Some of the props that Congress used to balance its budget plans for 1981 collapsed yesterday, prompting warnings that deeper spending cuts will be necessary to keep the country out of the red next year.
Meanwhile, House and Senate budget conferees knocked out funds added earlier by the Senate to assure continuation of Saturday mail deliveries, which the House proposed to end. The action would make it difficult, but not impossible, conferees said, to continue six-day deliveries.
Even before the conferees started trying to reconcile differences in their spending proposals, Senate Budget Committee Chairman Ernest F. Hollings (D-S.C.) brought them the dismal tidings about the budget squeeze.
No longer, he said, could they rely on $10 billion from President Carter's proposed withholding tax on interest and dividends or $900 million in savings from cuts in the food stamp program.
Only a day after a federal judge struck down the oil import fee, a House Ways and Means subcommittee and the Senate Finance Committee voted overwhelmingly to repeal it -- even if it is upheld on appeal. Moreover, Hollings said he had been told authoritatively that there is "no chance" that the withholding proposal will be approved by Congress. And the hoped-for food stamp savings have been eaten up by rising costs, according to Budget Committee aides.
Based on Hollings' assumptions, the Senate's $613.1 billion budget proposal -- hailed as narrowly balanced when it was approved only three days ago -- appeared to be about $1 billion in the red. w
The $611.8 billion House proposal, which was claimed to have a $2 billion surplus when it was adopted earlier this month, would be about $1.4 billion in deficit.
The Senate has dipped into the oil import fee revenues to the tune of about $100 million and had assumed about $900 million in food stamp savings that apparently can no longer be counted on. While the House did not touch the oil import fee revenues, it counted on the $3.4 billion from the withholding tax, which the Senate did not tap.
Despite the bad news, there was no sign that conferees would stop trying to achieve a balanced budget, which has become not only an inflation-fighting weapon but a political imperative for this election year.
"Somehow, by some sleight-of-hand, if necessary, it will be balanced," said one House conferee. Many lawmakers have feared that the recession would throw the budget out of balance by cutting revenues and boosting costs, but assumed that it at least could be adopted before it started to unravel.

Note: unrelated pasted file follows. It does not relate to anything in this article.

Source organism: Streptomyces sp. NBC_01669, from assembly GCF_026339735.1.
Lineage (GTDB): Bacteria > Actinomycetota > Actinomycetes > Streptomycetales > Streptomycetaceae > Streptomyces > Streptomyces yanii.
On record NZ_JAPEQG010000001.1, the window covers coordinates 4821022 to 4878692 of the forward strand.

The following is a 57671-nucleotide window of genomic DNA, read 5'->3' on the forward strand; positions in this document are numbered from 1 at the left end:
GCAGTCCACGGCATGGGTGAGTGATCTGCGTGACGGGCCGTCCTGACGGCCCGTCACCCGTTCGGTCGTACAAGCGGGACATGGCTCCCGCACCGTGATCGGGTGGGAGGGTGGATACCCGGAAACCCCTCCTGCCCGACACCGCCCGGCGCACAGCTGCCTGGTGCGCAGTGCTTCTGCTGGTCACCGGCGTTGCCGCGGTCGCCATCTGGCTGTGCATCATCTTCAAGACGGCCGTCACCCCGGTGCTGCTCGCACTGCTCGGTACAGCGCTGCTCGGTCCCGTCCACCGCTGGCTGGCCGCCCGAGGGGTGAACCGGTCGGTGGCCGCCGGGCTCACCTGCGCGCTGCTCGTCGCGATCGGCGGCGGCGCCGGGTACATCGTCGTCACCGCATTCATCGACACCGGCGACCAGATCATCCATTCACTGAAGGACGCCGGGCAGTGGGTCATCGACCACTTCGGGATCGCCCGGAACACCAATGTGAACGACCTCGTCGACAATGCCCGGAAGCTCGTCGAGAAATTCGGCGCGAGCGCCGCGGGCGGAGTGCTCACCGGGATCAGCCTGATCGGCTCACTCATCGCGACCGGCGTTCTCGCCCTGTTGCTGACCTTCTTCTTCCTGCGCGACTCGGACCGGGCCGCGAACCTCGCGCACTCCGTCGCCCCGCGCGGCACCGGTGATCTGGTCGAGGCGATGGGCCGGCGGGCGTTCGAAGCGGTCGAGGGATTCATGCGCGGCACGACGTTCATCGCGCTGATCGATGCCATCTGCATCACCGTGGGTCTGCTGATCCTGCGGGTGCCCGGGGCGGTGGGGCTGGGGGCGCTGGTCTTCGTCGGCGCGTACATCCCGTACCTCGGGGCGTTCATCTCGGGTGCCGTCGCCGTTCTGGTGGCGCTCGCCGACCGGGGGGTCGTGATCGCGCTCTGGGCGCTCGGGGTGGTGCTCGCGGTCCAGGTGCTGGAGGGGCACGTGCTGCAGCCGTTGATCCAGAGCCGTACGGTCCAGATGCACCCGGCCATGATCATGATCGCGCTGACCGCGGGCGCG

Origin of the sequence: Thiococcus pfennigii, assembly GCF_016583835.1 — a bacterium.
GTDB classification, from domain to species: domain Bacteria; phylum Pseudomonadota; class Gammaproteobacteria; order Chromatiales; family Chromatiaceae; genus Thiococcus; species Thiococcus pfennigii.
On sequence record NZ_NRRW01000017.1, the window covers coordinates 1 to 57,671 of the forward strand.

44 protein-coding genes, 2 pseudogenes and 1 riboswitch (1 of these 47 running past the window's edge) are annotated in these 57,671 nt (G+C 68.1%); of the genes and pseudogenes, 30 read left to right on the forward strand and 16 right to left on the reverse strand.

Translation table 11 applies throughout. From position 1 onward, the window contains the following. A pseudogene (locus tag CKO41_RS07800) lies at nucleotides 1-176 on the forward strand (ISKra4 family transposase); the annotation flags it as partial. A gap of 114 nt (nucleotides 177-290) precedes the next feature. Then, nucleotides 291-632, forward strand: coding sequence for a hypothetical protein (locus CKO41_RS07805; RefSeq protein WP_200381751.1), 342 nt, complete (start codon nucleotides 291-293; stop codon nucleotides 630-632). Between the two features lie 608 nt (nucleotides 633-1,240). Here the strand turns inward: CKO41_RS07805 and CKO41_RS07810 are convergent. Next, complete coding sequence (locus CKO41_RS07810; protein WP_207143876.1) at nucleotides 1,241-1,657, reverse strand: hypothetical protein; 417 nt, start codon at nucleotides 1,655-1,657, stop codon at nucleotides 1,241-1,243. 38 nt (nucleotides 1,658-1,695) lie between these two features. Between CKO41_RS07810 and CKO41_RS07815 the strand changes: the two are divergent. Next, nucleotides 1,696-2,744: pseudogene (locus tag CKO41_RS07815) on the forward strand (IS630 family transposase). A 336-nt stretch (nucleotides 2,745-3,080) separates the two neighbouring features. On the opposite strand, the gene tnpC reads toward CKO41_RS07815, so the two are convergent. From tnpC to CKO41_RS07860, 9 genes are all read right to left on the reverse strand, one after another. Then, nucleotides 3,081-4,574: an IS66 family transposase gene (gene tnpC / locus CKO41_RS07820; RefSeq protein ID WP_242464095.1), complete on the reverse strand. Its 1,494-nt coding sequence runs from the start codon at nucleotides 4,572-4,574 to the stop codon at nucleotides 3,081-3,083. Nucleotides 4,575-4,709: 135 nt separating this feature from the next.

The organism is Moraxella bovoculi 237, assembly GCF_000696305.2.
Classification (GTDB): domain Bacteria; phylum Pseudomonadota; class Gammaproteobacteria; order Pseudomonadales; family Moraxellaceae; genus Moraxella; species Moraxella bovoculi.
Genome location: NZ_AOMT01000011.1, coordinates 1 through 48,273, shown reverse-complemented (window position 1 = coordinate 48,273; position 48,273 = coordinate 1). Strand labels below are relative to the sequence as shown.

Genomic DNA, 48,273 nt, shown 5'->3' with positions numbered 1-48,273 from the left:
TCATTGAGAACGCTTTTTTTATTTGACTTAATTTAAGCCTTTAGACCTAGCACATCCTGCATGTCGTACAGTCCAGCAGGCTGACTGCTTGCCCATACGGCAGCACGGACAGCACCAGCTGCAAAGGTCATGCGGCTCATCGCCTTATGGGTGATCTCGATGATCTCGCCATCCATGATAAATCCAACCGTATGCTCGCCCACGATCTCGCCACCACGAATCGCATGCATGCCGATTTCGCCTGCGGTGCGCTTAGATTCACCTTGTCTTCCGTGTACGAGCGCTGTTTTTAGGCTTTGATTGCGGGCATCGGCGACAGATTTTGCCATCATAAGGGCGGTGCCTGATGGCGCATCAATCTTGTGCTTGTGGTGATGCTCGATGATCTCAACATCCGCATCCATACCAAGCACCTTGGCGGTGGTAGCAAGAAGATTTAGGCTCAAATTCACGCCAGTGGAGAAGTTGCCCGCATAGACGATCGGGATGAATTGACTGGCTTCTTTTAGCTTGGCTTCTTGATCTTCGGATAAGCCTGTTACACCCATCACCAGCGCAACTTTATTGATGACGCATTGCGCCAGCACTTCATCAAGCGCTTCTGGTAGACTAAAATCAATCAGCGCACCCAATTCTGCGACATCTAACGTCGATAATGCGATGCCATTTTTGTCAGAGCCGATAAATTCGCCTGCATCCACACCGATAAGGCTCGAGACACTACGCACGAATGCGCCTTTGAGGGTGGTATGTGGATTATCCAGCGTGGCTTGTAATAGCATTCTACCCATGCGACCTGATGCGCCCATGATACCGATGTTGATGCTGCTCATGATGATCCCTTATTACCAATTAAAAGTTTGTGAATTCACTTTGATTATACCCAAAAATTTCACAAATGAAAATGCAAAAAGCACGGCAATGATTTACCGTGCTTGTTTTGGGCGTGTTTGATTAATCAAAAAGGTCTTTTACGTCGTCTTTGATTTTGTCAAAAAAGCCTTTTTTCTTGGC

While Hollings stopped short of saying the conferees were not dealing with deficit budget proposals, he said it was all the more important to "hold the line" on spending for this year as well as next.
Republicans were less circumspect in their view of the deficit. Sen. William L. Armstrong (R-Colo.), calling the balanced budget a "fantasy," said the proposals are probably about $25 million out of balance right now.
One reason for concern by Hollings and others over the 1980 budget was that both houses had assumed that the oil import fee would produce about $3 billion in revenues this year.
While no attempt was made to balance the budget for fiscal 1980, which is nearly two-thirds over and heavily in the red, loss of the oil import fee would send the current deficit soaring ever higher.
The 1980 deficit was projected a year ago at $23 billion. It had gorwn to $30 billion when the current budget was adopted last November. Now, largely because of spending increases caused by inflation and high interest rates, it is projected at $37.5 billion by the Senate and $42.8 billion by the House.
As of late yesterday, the conferees had tentatively approved spending overruns that would put the deficit more than $1 billion beyond what the House had projected.
Some senators have complained bitterly that, by refusing to cut programs this fiscal year, the conferees are paving the way for more intense spending pressures in 1981. Some of them are defense spending advocates who want to see social programs trimmed to preserve the big military outlay that the Senate approved for 1981. The House approved less for defense than the Senate did.